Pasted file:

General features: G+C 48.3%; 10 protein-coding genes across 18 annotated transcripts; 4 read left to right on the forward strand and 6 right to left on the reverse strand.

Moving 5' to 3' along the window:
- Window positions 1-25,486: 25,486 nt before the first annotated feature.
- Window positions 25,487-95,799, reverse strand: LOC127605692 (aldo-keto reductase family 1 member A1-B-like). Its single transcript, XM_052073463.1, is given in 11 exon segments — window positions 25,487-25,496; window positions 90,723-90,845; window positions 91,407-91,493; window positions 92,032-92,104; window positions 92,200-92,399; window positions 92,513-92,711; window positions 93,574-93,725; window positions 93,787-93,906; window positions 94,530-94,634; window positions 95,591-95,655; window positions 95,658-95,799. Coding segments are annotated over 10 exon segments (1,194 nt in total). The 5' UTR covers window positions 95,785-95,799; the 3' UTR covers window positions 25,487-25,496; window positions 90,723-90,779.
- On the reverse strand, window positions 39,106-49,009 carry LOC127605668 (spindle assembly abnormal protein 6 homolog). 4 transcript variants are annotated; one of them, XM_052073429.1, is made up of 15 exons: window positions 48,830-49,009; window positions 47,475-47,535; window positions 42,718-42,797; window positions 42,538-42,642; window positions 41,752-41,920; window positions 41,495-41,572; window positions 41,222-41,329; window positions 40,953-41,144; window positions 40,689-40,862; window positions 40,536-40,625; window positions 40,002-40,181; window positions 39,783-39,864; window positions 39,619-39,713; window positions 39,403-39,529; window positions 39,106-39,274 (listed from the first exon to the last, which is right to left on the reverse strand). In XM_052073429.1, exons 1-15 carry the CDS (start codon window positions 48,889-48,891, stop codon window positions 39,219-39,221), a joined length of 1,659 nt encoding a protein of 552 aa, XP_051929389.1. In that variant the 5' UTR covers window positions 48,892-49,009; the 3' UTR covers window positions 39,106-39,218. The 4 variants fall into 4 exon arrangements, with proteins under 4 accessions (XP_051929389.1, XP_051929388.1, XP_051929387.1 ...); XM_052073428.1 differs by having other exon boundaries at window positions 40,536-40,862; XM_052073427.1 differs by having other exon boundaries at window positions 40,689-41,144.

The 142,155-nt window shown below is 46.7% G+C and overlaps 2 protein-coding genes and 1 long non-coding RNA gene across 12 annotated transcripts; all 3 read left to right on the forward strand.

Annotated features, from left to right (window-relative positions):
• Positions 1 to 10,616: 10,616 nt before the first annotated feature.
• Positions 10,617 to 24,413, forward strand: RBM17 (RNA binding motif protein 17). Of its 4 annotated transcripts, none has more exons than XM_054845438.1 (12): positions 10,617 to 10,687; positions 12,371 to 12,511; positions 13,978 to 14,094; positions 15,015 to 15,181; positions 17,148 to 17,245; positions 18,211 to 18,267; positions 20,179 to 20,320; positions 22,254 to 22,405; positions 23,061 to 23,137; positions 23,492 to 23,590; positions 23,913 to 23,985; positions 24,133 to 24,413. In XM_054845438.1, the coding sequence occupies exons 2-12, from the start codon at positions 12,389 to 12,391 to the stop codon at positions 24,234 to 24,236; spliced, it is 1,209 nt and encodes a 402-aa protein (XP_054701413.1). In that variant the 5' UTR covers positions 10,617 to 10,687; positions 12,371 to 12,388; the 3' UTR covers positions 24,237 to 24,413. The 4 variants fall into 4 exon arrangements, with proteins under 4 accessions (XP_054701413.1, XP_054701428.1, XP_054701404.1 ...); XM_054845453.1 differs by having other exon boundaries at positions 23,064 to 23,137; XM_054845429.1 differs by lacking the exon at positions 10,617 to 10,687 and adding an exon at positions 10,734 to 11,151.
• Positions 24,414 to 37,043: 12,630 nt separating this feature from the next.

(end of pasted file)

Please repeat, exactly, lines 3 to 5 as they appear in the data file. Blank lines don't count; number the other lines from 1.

- Window positions 1-25,486: 25,486 nt before the first annotated feature.
- Window positions 25,487-95,799, reverse strand: LOC127605692 (aldo-keto reductase family 1 member A1-B-like). Its single transcript, XM_052073463.1, is given in 11 exon segments — window positions 25,487-25,496; window positions 90,723-90,845; window positions 91,407-91,493; window positions 92,032-92,104; window positions 92,200-92,399; window positions 92,513-92,711; window positions 93,574-93,725; window positions 93,787-93,906; window positions 94,530-94,634; window positions 95,591-95,655; window positions 95,658-95,799. Coding segments are annotated over 10 exon segments (1,194 nt in total). The 5' UTR covers window positions 95,785-95,799; the 3' UTR covers window positions 25,487-25,496; window positions 90,723-90,779.
- On the reverse strand, window positions 39,106-49,009 carry LOC127605668 (spindle assembly abnormal protein 6 homolog). 4 transcript variants are annotated; one of them, XM_052073429.1, is made up of 15 exons: window positions 48,830-49,009; window positions 47,475-47,535; window positions 42,718-42,797; window positions 42,538-42,642; window positions 41,752-41,920; window positions 41,495-41,572; window positions 41,222-41,329; window positions 40,953-41,144; window positions 40,689-40,862; window positions 40,536-40,625; window positions 40,002-40,181; window positions 39,783-39,864; window positions 39,619-39,713; window positions 39,403-39,529; window positions 39,106-39,274 (listed from the first exon to the last, which is right to left on the reverse strand). In XM_052073429.1, exons 1-15 carry the CDS (start codon window positions 48,889-48,891, stop codon window positions 39,219-39,221), a joined length of 1,659 nt encoding a protein of 552 aa, XP_051929389.1. In that variant the 5' UTR covers window positions 48,892-49,009; the 3' UTR covers window positions 39,106-39,218. The 4 variants fall into 4 exon arrangements, with proteins under 4 accessions (XP_051929389.1, XP_051929388.1, XP_051929387.1 ...); XM_052073428.1 differs by having other exon boundaries at window positions 40,536-40,862; XM_052073427.1 differs by having other exon boundaries at window positions 40,689-41,144.